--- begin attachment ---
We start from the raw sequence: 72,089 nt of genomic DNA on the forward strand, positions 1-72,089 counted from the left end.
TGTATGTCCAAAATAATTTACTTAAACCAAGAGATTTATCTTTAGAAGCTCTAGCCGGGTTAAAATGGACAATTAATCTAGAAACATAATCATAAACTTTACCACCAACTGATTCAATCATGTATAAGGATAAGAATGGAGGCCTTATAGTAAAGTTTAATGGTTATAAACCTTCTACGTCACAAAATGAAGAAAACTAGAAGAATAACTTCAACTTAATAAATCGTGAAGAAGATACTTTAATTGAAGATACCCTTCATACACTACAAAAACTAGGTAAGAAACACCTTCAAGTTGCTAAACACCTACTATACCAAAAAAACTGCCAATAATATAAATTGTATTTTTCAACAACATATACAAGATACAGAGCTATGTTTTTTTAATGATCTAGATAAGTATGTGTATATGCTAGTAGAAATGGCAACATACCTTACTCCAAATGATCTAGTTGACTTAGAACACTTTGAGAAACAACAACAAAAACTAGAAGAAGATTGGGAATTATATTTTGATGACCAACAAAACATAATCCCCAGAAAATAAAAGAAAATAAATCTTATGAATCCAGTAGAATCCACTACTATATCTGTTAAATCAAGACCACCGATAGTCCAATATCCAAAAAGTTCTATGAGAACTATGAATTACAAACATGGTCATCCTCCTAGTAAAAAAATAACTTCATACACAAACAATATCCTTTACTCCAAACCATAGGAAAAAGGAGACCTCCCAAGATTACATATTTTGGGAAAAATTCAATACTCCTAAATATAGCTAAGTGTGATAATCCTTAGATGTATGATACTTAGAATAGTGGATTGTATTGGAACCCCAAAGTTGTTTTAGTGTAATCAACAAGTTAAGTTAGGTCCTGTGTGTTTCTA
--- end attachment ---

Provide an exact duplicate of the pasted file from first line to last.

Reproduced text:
We start from the raw sequence: 72,089 nt of genomic DNA on the forward strand, positions 1-72,089 counted from the left end.
TGTATGTCCAAAATAATTTACTTAAACCAAGAGATTTATCTTTAGAAGCTCTAGCCGGGTTAAAATGGACAATTAATCTAGAAACATAATCATAAACTTTACCACCAACTGATTCAATCATGTATAAGGATAAGAATGGAGGCCTTATAGTAAAGTTTAATGGTTATAAACCTTCTACGTCACAAAATGAAGAAAACTAGAAGAATAACTTCAACTTAATAAATCGTGAAGAAGATACTTTAATTGAAGATACCCTTCATACACTACAAAAACTAGGTAAGAAACACCTTCAAGTTGCTAAACACCTACTATACCAAAAAAACTGCCAATAATATAAATTGTATTTTTCAACAACATATACAAGATACAGAGCTATGTTTTTTTAATGATCTAGATAAGTATGTGTATATGCTAGTAGAAATGGCAACATACCTTACTCCAAATGATCTAGTTGACTTAGAACACTTTGAGAAACAACAACAAAAACTAGAAGAAGATTGGGAATTATATTTTGATGACCAACAAAACATAATCCCCAGAAAATAAAAGAAAATAAATCTTATGAATCCAGTAGAATCCACTACTATATCTGTTAAATCAAGACCACCGATAGTCCAATATCCAAAAAGTTCTATGAGAACTATGAATTACAAACATGGTCATCCTCCTAGTAAAAAAATAACTTCATACACAAACAATATCCTTTACTCCAAACCATAGGAAAAAGGAGACCTCCCAAGATTACATATTTTGGGAAAAATTCAATACTCCTAAATATAGCTAAGTGTGATAATCCTTAGATGTATGATACTTAGAATAGTGGATTGTATTGGAACCCCAAAGTTGTTTTAGTGTAATCAACAAGTTAAGTTAGGTCCTGTGTGTTTCTA